The Russian company AvtoVAZ, maker of such iconic models (though not necessarily classical) as the Lada Niva and Lada Samara in 1980 and 1990, is about to fall under the control of the Renault-Nissan Alliance, which will acquire shares more than 50% of the Russian giant.
The French-Japanese conglomerate has maintained a 25% stake in AvtoVAZ since 2008 when the Russian company nearly collapsed in the global financial crisis, despite being the supplier of more than a third of Russia’s automotive market, which for 2014 is expected to surpass Germany as the largest car market in Europe.
Last year, Russian car sales totaled 2.65 million units and expect that number to rise to 2.9 million vehicles this year.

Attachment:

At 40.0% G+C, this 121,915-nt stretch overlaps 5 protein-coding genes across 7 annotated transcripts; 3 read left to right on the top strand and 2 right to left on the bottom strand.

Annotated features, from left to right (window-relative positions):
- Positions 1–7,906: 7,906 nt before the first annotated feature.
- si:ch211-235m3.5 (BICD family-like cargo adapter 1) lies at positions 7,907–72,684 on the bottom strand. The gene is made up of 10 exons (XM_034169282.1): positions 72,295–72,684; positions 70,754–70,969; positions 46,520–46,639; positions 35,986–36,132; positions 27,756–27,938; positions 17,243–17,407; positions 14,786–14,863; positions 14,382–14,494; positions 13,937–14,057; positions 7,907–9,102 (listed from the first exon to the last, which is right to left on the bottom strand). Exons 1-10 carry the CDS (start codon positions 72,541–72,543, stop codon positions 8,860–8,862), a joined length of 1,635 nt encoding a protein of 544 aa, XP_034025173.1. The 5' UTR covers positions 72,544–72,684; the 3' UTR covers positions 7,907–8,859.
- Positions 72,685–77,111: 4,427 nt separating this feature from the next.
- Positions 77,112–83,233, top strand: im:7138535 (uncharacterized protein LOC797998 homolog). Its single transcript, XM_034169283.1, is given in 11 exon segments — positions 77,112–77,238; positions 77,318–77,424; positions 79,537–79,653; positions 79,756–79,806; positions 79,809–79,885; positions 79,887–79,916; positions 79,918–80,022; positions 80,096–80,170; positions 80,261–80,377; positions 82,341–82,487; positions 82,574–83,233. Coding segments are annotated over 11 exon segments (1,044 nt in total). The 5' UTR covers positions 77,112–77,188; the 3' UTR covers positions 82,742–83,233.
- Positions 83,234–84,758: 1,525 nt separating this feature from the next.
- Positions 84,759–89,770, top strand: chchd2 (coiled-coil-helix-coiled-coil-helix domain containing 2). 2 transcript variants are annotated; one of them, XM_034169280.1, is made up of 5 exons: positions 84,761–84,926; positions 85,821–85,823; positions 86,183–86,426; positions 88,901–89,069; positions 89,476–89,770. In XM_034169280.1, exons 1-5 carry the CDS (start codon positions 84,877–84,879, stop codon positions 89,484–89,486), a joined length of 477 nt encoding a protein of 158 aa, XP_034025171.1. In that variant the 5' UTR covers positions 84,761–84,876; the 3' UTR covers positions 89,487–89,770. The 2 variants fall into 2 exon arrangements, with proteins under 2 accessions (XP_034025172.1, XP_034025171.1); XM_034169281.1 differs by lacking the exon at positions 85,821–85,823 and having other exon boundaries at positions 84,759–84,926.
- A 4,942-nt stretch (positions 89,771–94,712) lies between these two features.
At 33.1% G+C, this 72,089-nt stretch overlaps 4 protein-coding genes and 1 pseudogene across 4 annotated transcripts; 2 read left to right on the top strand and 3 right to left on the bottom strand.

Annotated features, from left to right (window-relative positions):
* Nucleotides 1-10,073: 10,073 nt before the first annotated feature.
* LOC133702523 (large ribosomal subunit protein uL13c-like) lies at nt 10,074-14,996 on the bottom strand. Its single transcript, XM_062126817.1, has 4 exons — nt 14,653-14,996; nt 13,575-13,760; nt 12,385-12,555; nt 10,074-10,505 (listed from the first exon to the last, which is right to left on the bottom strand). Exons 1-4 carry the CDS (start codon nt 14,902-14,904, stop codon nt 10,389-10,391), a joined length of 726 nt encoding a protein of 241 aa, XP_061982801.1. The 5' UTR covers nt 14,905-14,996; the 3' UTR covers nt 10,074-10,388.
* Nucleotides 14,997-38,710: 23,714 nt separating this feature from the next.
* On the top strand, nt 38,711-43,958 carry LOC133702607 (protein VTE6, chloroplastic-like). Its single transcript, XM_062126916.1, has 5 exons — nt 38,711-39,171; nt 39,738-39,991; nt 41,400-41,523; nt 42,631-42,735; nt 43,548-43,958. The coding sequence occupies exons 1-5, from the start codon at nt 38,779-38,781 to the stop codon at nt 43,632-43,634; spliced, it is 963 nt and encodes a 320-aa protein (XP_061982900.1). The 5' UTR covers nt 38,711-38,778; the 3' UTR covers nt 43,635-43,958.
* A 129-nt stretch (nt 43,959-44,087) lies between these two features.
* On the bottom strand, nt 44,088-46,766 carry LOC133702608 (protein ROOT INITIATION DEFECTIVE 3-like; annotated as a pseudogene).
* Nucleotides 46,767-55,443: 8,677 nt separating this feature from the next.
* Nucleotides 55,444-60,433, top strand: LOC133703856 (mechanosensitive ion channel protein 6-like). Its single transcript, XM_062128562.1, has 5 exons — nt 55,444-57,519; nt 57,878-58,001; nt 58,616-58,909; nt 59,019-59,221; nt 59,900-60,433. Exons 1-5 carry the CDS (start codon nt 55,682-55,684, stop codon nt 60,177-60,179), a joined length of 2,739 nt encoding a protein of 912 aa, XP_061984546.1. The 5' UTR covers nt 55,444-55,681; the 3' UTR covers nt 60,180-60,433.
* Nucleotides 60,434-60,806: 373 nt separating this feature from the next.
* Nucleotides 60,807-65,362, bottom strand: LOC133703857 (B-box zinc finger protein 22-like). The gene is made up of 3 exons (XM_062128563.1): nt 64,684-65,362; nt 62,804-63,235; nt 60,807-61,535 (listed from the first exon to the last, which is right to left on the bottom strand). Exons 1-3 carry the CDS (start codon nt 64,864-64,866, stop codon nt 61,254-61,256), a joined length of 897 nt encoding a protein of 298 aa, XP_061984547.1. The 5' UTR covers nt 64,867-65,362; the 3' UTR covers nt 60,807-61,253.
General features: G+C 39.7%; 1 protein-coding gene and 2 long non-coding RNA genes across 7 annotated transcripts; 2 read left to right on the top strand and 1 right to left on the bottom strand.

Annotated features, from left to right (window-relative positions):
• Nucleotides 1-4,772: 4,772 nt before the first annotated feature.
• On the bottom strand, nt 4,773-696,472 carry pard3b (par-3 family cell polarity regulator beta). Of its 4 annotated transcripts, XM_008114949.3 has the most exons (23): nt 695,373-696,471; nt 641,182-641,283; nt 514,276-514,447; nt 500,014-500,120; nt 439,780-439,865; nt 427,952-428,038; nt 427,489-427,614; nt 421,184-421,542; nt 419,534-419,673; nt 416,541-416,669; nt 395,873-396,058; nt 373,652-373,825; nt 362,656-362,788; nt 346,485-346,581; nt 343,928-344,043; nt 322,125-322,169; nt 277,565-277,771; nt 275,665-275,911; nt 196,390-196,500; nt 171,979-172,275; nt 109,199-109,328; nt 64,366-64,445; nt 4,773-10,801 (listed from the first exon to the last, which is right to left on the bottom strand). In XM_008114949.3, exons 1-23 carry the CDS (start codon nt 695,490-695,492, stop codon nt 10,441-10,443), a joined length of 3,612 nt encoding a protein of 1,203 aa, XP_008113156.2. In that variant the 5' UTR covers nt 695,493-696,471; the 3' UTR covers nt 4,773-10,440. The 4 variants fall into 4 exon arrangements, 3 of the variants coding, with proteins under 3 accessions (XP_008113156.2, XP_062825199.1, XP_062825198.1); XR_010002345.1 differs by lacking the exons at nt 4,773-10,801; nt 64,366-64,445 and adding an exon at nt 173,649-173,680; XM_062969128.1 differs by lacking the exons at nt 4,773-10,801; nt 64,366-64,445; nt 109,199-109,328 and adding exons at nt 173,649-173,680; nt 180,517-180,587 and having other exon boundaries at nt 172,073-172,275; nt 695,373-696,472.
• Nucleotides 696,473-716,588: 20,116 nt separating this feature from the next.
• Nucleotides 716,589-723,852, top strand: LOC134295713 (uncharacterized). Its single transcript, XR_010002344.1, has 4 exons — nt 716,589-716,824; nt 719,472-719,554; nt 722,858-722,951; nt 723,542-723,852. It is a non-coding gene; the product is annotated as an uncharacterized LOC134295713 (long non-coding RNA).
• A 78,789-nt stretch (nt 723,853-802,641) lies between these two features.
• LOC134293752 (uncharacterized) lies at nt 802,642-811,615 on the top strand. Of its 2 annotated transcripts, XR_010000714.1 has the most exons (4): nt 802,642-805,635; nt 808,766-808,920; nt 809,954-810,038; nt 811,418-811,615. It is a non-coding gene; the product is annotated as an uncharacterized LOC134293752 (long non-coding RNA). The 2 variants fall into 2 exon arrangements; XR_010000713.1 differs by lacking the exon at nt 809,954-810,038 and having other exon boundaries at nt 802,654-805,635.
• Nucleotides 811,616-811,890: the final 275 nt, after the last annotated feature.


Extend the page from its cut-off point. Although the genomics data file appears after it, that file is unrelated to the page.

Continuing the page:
One of the main reasons that led to Renault-Nissan to acquire the brand is to put the Russian conglomerate ahead of Ford and Toyota, and thus positioned in third place in the ranking of car sales worldwide, even by leaders behind General Motors and Volkswagen AG.
AvtoVAZ was established in the 1960s with the help of Italy’s Fiat, which gave their design and construction technology transferred to what would become the largest car factory in the world, with 140 miles of production lines in a huge plant on the banks of the Volga river in Togliatti.
With this investment, Renault-Nissan is committed to creating a strong platform cars for the cheaper market globally, which already has Dacia in Romania and, soon, with Datsun in emerging markets.